There is a whale of a tale in Edgartown.

Marine mammal madness is what I call it. Earlier this week, I received a call about a few animals that have been swimming around Edgartown harbor. The caller thought that they were either dolphins or pilot whales. Either one would be a good sighting and would make for a nice article.

The next clue I received came from a Chappy Ferry favorite who confirmed that the animals were indeed pilot whales. Mystery solved, I thought, but not so fast.

The plot thickens from here, as I sought the true identity of the mystery mammal. I am a stickler for accuracy, so I called a few more folks. Definitively an Atlantic white-sided dolphin, I was told by one reliable source. Hmmm. Another call yielded just as emphatic an answer: they were pilot whales, he was certain.

This is definitely a fish story that is not about a fish.

Both Atlantic white-sided dolphins and pilot whales are members of the toothed whale family, animals that are air breathers, as opposed to fish, which respire through water-filled gills.

While there are some general outward resemblances between these two members of the whale family, there are more differences between the two than similarities.

Size matters when trying to differentiate between the two species. Dolphins are smaller, averaging 7 to 9 feet in length, while pilot whales can reach lengths of up to 20 feet. Even at pilot whales’ average size of 13 feet, they still are significantly larger than dolphins.

The company that they keep also differs. Pilot whales move in large schools that average 20 animals, although they can be seen singly or in pairs. They are sometimes seen with bottlenose dolphins and occasionally white-sided dolphins. White-sided dolphins hang out with finback and humpback whales, and their schools average around 50 animals. They too can occasionally be seen singly or in pairs.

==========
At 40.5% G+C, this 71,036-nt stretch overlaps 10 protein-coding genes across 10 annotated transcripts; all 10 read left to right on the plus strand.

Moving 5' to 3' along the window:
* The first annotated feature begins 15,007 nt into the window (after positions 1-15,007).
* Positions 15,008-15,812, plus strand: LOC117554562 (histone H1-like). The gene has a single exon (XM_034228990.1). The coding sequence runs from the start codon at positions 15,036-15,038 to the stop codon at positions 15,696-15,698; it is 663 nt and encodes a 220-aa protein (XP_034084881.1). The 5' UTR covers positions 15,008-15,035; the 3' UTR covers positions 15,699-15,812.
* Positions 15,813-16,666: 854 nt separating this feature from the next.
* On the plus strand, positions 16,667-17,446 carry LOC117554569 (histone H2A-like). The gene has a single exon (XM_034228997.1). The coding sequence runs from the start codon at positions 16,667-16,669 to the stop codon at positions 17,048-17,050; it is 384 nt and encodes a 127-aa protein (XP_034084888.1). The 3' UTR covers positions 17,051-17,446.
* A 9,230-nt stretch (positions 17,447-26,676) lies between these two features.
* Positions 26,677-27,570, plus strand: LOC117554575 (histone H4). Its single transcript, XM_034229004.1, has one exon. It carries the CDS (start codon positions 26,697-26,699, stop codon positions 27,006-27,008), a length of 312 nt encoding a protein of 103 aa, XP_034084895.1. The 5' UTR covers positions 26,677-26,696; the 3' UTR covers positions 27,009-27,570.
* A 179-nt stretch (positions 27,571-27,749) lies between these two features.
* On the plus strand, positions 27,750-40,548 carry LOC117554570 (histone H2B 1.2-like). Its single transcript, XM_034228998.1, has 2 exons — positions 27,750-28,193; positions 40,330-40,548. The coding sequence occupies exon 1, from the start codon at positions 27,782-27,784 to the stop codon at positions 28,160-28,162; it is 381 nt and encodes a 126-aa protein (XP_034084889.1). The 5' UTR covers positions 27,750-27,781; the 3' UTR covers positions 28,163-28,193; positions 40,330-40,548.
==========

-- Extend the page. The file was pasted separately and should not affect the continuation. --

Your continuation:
Their body shapes and colors separate them as well. Pilot whales are almost all black, giving rise to their alias, blackfish. They do have a light anchor-shaped patch on their belly, but this is rarely visible as they do not usually breach or bowride so it is difficult to see.

White-sided dolphins, true to their name, have a narrow white patch on their side below their dorsal fin. This runs to the back of the animal and changes to a tan or yellow color as it reaches the tail. They also have a white belly, seen when they breach and bowride, common behavior in this animal.

The heads of both animals differ dramatically. The pilot whale has a blunt, bulbous head and has been called both a pothead and a melon head. The Atlantic white-sided dolphin has a pointed head and snout that narrows significantly at the beak.

Food is a giveaway, also. Although it isn’t practical to ask the beasts what they had for dinner, this information will give you a clue to their identity. Pilot whales prefer squid and eat them exclusively if they can, while Atlantic white-sided dolphins are fish eaters.

Since I didn’t get a glimpse of the animal seen in Edgartown harbor, I cannot positively identify them. Perhaps both were swimming around, since all of my sources are very reliable. The jury is still out, or at least in recess until the mystery visitors return. Like many an angler’s story, this is about the one that got away.

Suzan Bellincampi is director of the Felix Neck Wildlife Sanctuary in Edgartown.